Convert your laundry room, bathroom or kitchen into a full- or part-time darkroom

Wake up and smell the Dektol! You can set up a fully-functioning black-and-white darkroom in your home that you can set up and break down in minutes.

Photo courtesy Wikimedia Commons


By Mason Resnick

Are you ready to try your hand at processing black-and-white film and printing it in your own darkroom? It has never been easier, thanks to the availability of cheap used enlargers via eBay or inexpensive new ones, as well as material that can virtually light-proof any room.

Remember, this is a very basic setup that can be broken down relatively easy. A more permanent darkroom may require some contracting skills and/or a bigger budget.

Basic darkroom requirements

A darkroom needs to be dark—no light besides the amber or red light that printing papers aren't sensitive to. You'll need enough outlets to handle an enlarger, plug-in timer, and a safelight or two. A place to plug in your radio or Smart Phone is also not a bad idea, since music helps you get through the more tedious parts of processing.

A darkroom has a dry side and a wet side. The dry side is a solid surface for your enlarger and  space to store paper and other darkroom gadgetry. The wet side is where you put your trays filled with developer, stop bath, fixer, hypo clearing agent, and a water tray. These can be stacked in a stair-type layout if you're tight on room, but if you have four 11x14-inch trays, plan on about 48 inches of surface. The wet side should be adjacent to the water source and drainage.

So, you'll need running water. Which limits you to three possibilities: Laundry room, bathroom, or kitchen. 

The Best Place For Your Darkroom

Your darkroom should be anywhere that has running water, and preferably a decent-sized sink. Laundry rooms are especially suitable because the slop sink is usually large enough to hold a washing tray that can accommodate up to 11x14-inch prints.

A room with no windows and has counter space is ideal. All you'll need to do is light-proof a doorway. However, you can be creative. A wood plank that you buy at Home Depot can be cut to your specs and placed over the washer-drier, for instance, to create a Wet Side. A portable kitchen cart with lockable wheels, such as the Winsome Wood Drop-Leaf Kitchen Cart, (shown above)  might be a good place for your enlarger and to store your supplies underneath—and you can roll it out of the way when you need the space for its original use.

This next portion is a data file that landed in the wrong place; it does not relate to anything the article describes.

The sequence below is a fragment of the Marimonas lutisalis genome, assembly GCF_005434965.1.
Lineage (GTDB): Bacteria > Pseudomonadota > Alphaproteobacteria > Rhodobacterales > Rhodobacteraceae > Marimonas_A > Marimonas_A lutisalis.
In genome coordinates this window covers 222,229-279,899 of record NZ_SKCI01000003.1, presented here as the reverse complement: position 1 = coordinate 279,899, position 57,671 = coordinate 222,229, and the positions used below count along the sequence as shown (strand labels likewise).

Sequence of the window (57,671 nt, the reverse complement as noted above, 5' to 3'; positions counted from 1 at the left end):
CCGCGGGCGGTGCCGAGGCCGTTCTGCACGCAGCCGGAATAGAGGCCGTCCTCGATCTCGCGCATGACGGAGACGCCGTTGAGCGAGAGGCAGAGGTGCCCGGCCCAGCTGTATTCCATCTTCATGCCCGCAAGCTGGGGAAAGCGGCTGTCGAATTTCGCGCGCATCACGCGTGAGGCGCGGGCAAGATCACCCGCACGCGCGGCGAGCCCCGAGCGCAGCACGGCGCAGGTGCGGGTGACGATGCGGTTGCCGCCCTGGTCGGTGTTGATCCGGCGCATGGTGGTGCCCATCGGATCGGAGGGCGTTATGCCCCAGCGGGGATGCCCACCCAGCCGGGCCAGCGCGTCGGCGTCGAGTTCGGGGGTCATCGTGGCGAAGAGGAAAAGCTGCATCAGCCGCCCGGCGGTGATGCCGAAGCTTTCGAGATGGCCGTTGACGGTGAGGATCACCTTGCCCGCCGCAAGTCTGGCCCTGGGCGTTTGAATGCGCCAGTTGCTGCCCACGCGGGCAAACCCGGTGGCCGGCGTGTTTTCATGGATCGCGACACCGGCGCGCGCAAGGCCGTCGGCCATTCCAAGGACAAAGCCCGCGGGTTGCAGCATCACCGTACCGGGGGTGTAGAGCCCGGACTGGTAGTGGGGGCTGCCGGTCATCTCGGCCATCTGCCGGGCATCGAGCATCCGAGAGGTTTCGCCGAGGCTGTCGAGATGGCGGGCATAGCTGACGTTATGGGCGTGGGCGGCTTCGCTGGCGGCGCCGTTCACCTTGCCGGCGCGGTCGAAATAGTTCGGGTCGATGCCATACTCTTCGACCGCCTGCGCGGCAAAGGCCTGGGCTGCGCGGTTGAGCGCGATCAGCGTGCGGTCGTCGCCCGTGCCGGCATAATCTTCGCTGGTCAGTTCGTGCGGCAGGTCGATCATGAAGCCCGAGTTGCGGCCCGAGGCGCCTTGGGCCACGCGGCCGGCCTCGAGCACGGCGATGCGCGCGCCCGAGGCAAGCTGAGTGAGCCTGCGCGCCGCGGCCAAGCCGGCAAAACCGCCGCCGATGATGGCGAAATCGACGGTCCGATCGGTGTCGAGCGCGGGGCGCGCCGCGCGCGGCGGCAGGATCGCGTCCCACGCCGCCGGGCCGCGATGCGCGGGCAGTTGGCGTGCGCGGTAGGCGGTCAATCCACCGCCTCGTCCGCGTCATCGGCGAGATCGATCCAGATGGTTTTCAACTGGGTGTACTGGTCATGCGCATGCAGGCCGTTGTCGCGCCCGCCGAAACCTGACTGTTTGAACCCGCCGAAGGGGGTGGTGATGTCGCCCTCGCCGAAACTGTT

If you have windows, you'll need something to black them out with. While black-out curtains are helpful, you may also want to consider Delta Black-Out Plastic Material, which costs $40 for a 48 inch x 16-foot roll—very cost-effective. Attach it using black Gaffer tape to light-seal your windows.

Budget-saving idea: For smaller windows, I taped aluminum foil against the glass, with a little overlap over the wood, to block out outside light. You'll still need to tape over the gaps between the window frame and the sash.

Open doorway with no door? Hang a blackout window curtain over it. The Eclipse Fresno Blackout Window Curtain Panel, 52 x 63-Inch, Espresso should cover most doorways. Buy two—one for each side, to double-block the light, and hang it so the bottoms drag on the floor a bit.

How do you know it's light proof? After you think you've blocked all the light, stand in the middle of the room with the lights off for a few minutes. Let your eyes get used to the dark. Do you see light here and there? Remember where it came from, then use gaffer tape or the material mentioned above and keep working at it.

Between sessions be sure to open the windows and doors so you can air things out and remove the fumes.

Buying Guide: What You Need for a basic darkroom.